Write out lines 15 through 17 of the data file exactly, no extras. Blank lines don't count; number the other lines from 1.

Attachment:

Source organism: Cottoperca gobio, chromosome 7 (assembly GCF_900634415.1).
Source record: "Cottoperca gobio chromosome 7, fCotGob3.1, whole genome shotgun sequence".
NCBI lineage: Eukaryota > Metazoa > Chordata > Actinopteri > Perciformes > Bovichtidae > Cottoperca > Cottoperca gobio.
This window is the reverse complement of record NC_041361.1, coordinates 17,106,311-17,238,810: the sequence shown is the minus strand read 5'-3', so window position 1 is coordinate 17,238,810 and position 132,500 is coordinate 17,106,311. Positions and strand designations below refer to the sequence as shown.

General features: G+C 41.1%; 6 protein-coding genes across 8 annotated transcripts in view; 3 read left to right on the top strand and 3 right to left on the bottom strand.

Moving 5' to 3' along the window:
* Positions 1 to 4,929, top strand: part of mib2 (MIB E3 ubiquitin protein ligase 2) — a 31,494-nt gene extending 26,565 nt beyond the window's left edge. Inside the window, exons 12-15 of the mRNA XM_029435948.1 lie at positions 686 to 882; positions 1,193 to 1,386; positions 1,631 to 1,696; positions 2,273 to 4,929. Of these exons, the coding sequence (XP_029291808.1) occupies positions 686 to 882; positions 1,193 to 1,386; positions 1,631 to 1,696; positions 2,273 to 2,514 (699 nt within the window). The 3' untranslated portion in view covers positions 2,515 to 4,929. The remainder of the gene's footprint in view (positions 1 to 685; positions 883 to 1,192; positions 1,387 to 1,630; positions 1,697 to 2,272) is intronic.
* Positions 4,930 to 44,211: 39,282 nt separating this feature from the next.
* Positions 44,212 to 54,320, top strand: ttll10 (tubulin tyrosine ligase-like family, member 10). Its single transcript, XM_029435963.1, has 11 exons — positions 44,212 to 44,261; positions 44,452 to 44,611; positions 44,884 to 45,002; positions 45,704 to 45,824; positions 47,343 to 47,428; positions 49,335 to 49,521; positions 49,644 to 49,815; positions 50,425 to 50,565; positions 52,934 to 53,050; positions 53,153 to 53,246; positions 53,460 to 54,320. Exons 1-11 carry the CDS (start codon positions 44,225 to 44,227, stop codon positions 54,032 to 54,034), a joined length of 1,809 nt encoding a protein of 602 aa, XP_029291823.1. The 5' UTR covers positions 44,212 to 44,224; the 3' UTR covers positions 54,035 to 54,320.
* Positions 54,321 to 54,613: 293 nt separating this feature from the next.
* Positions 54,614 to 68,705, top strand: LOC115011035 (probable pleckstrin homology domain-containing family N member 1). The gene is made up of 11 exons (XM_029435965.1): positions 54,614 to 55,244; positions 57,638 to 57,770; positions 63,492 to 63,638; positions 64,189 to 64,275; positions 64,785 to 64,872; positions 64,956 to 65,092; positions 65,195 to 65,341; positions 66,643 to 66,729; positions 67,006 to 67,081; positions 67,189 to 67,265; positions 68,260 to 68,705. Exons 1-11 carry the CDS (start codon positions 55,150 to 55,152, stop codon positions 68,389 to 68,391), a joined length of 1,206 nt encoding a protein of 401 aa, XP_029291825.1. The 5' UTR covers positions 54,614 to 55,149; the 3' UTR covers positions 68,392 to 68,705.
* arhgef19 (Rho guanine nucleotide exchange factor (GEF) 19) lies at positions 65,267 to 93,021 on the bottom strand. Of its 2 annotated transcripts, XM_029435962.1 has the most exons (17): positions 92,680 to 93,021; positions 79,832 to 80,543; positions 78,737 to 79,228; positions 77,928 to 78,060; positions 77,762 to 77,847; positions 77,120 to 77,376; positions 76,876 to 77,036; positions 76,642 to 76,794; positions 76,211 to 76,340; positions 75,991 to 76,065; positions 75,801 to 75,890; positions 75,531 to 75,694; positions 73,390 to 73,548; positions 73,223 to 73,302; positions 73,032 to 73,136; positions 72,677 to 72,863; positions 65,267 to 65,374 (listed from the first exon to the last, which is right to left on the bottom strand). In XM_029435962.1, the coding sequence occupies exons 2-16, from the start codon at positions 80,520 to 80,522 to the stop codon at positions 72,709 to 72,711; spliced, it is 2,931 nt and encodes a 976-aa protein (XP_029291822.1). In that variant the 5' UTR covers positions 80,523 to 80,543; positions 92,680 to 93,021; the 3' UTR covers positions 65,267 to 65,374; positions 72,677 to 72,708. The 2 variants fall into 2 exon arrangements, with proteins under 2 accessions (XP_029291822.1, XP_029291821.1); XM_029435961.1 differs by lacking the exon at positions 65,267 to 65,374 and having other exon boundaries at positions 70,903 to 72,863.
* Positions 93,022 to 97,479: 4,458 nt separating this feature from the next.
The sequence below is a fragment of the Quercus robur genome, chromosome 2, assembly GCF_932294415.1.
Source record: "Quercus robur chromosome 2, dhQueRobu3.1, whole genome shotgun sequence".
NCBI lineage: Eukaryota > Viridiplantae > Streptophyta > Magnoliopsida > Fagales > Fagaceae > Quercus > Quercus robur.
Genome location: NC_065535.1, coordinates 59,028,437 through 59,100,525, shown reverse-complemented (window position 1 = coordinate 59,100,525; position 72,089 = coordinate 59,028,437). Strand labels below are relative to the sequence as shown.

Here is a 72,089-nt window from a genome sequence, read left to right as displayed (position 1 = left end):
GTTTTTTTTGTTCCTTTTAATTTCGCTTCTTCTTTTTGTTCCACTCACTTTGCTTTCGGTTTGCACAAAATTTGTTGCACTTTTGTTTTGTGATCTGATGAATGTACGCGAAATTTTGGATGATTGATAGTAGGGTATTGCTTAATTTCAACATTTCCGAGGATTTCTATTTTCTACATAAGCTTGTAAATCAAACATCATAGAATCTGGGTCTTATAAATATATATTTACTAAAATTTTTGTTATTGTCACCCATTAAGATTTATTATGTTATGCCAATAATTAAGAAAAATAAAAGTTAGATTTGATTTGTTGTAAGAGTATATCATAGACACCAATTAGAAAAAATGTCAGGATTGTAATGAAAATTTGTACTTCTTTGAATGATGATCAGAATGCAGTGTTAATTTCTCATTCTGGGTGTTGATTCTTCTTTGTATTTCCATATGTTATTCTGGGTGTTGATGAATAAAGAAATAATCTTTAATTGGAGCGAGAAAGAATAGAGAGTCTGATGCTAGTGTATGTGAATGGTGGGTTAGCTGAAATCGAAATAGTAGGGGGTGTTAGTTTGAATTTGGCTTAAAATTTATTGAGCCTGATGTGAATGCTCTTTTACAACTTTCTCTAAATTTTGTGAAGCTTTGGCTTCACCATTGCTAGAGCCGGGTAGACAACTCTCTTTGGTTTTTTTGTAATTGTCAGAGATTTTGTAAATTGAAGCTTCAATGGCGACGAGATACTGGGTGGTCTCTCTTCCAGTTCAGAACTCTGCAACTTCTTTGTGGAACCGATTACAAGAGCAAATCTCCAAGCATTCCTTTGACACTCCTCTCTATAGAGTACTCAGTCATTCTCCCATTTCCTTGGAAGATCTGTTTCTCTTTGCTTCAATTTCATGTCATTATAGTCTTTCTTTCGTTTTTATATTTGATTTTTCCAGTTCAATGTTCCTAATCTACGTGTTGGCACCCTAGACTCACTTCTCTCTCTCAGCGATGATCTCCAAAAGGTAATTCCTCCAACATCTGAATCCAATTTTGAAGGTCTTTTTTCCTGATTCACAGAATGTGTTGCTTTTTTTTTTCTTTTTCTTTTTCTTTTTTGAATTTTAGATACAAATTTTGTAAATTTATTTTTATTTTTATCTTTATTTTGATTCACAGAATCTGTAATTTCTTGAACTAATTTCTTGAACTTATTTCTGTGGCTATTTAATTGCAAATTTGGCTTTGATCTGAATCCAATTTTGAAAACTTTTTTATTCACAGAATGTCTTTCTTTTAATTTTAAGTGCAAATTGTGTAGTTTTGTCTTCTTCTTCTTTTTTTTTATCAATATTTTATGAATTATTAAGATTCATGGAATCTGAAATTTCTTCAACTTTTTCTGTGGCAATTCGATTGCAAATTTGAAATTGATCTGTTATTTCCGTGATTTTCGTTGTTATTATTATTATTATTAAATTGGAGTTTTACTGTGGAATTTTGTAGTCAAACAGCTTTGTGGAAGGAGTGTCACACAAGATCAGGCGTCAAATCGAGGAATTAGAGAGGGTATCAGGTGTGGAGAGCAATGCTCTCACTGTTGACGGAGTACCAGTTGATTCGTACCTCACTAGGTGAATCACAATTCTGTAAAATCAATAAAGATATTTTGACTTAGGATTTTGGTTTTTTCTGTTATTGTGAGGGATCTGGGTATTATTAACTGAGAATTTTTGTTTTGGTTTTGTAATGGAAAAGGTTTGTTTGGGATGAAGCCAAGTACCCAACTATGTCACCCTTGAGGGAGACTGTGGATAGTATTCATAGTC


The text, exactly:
Source record: "Quercus robur chromosome 2, dhQueRobu3.1, whole genome shotgun sequence".
NCBI lineage: Eukaryota > Viridiplantae > Streptophyta > Magnoliopsida > Fagales > Fagaceae > Quercus > Quercus robur.
Genome location: NC_065535.1, coordinates 59,028,437 through 59,100,525, shown reverse-complemented (window position 1 = coordinate 59,100,525; position 72,089 = coordinate 59,028,437). Strand labels below are relative to the sequence as shown.